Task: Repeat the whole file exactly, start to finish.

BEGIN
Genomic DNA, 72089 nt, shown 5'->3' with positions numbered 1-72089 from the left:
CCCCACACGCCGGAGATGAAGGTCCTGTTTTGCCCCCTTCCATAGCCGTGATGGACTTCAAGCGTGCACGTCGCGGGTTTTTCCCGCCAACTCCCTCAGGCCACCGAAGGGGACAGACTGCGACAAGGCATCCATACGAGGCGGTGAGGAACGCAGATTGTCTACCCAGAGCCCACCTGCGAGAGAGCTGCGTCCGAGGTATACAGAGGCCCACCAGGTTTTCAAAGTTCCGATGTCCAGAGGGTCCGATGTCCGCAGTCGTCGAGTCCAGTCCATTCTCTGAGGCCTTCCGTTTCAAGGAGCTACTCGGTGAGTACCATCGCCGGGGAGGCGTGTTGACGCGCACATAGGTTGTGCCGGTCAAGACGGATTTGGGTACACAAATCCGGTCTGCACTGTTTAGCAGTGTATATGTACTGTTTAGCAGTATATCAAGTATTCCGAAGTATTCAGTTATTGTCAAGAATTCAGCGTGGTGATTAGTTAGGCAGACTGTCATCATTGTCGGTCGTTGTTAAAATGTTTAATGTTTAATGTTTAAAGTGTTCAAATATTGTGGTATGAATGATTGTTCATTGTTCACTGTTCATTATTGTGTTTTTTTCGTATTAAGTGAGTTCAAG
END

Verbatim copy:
Genomic DNA, 72089 nt, shown 5'->3' with positions numbered 1-72089 from the left:
CCCCACACGCCGGAGATGAAGGTCCTGTTTTGCCCCCTTCCATAGCCGTGATGGACTTCAAGCGTGCACGTCGCGGGTTTTTCCCGCCAACTCCCTCAGGCCACCGAAGGGGACAGACTGCGACAAGGCATCCATACGAGGCGGTGAGGAACGCAGATTGTCTACCCAGAGCCCACCTGCGAGAGAGCTGCGTCCGAGGTATACAGAGGCCCACCAGGTTTTCAAAGTTCCGATGTCCAGAGGGTCCGATGTCCGCAGTCGTCGAGTCCAGTCCATTCTCTGAGGCCTTCCGTTTCAAGGAGCTACTCGGTGAGTACCATCGCCGGGGAGGCGTGTTGACGCGCACATAGGTTGTGCCGGTCAAGACGGATTTGGGTACACAAATCCGGTCTGCACTGTTTAGCAGTGTATATGTACTGTTTAGCAGTATATCAAGTATTCCGAAGTATTCAGTTATTGTCAAGAATTCAGCGTGGTGATTAGTTAGGCAGACTGTCATCATTGTCGGTCGTTGTTAAAATGTTTAATGTTTAATGTTTAAAGTGTTCAAATATTGTGGTATGAATGATTGTTCATTGTTCACTGTTCATTATTGTGTTTTTTTCGTATTAAGTGAGTTCAAG